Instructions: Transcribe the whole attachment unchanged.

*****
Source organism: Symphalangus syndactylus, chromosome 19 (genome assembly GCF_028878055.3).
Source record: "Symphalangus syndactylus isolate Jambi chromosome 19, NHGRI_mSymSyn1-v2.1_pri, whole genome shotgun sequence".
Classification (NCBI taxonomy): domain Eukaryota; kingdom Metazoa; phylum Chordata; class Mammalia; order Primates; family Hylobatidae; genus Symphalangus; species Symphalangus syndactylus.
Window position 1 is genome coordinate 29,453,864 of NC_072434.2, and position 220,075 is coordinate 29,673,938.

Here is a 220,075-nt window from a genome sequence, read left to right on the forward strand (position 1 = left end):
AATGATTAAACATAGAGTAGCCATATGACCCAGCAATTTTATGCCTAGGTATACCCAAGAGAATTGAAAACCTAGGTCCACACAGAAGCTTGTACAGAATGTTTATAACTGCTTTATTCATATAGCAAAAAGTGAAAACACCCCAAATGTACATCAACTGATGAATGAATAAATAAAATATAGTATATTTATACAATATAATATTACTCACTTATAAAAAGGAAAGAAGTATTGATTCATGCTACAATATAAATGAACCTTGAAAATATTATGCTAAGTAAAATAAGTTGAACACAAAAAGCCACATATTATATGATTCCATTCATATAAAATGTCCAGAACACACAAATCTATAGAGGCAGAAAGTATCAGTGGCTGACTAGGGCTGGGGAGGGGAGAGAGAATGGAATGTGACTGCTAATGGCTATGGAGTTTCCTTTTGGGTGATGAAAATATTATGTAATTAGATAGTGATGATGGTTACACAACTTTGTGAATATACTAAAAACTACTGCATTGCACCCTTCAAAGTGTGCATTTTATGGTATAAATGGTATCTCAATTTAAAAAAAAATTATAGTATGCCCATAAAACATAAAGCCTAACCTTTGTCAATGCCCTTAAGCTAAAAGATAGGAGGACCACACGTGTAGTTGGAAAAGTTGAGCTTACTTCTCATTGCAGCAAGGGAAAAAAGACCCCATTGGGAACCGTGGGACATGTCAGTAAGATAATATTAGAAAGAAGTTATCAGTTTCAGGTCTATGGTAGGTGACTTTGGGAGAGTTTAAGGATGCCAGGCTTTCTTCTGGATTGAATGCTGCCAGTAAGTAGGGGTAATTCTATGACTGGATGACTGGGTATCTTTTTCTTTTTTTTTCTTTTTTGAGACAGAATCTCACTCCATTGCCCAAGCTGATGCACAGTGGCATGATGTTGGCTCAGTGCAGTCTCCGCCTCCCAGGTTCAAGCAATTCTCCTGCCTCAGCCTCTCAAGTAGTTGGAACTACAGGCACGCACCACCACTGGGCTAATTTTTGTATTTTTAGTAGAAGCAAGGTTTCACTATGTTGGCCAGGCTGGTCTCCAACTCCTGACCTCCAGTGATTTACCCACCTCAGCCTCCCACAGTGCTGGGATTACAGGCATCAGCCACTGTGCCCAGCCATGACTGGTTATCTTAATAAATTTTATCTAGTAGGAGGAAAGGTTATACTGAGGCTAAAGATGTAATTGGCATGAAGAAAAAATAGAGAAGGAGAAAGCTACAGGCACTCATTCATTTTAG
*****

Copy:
Source organism: Symphalangus syndactylus, chromosome 19 (genome assembly GCF_028878055.3).
Source record: "Symphalangus syndactylus isolate Jambi chromosome 19, NHGRI_mSymSyn1-v2.1_pri, whole genome shotgun sequence".
Classification (NCBI taxonomy): domain Eukaryota; kingdom Metazoa; phylum Chordata; class Mammalia; order Primates; family Hylobatidae; genus Symphalangus; species Symphalangus syndactylus.
Window position 1 is genome coordinate 29,453,864 of NC_072434.2, and position 220,075 is coordinate 29,673,938.

Here is a 220,075-nt window from a genome sequence, read left to right on the forward strand (position 1 = left end):
AATGATTAAACATAGAGTAGCCATATGACCCAGCAATTTTATGCCTAGGTATACCCAAGAGAATTGAAAACCTAGGTCCACACAGAAGCTTGTACAGAATGTTTATAACTGCTTTATTCATATAGCAAAAAGTGAAAACACCCCAAATGTACATCAACTGATGAATGAATAAATAAAATATAGTATATTTATACAATATAATATTACTCACTTATAAAAAGGAAAGAAGTATTGATTCATGCTACAATATAAATGAACCTTGAAAATATTATGCTAAGTAAAATAAGTTGAACACAAAAAGCCACATATTATATGATTCCATTCATATAAAATGTCCAGAACACACAAATCTATAGAGGCAGAAAGTATCAGTGGCTGACTAGGGCTGGGGAGGGGAGAGAGAATGGAATGTGACTGCTAATGGCTATGGAGTTTCCTTTTGGGTGATGAAAATATTATGTAATTAGATAGTGATGATGGTTACACAACTTTGTGAATATACTAAAAACTACTGCATTGCACCCTTCAAAGTGTGCATTTTATGGTATAAATGGTATCTCAATTTAAAAAAAAATTATAGTATGCCCATAAAACATAAAGCCTAACCTTTGTCAATGCCCTTAAGCTAAAAGATAGGAGGACCACACGTGTAGTTGGAAAAGTTGAGCTTACTTCTCATTGCAGCAAGGGAAAAAAGACCCCATTGGGAACCGTGGGACATGTCAGTAAGATAATATTAGAAAGAAGTTATCAGTTTCAGGTCTATGGTAGGTGACTTTGGGAGAGTTTAAGGATGCCAGGCTTTCTTCTGGATTGAATGCTGCCAGTAAGTAGGGGTAATTCTATGACTGGATGACTGGGTATCTTTTTCTTTTTTTTTCTTTTTTGAGACAGAATCTCACTCCATTGCCCAAGCTGATGCACAGTGGCATGATGTTGGCTCAGTGCAGTCTCCGCCTCCCAGGTTCAAGCAATTCTCCTGCCTCAGCCTCTCAAGTAGTTGGAACTACAGGCACGCACCACCACTGGGCTAATTTTTGTATTTTTAGTAGAAGCAAGGTTTCACTATGTTGGCCAGGCTGGTCTCCAACTCCTGACCTCCAGTGATTTACCCACCTCAGCCTCCCACAGTGCTGGGATTACAGGCATCAGCCACTGTGCCCAGCCATGACTGGTTATCTTAATAAATTTTATCTAGTAGGAGGAAAGGTTATACTGAGGCTAAAGATGTAATTGGCATGAAGAAAAAATAGAGAAGGAGAAAGCTACAGGCACTCATTCATTTTAG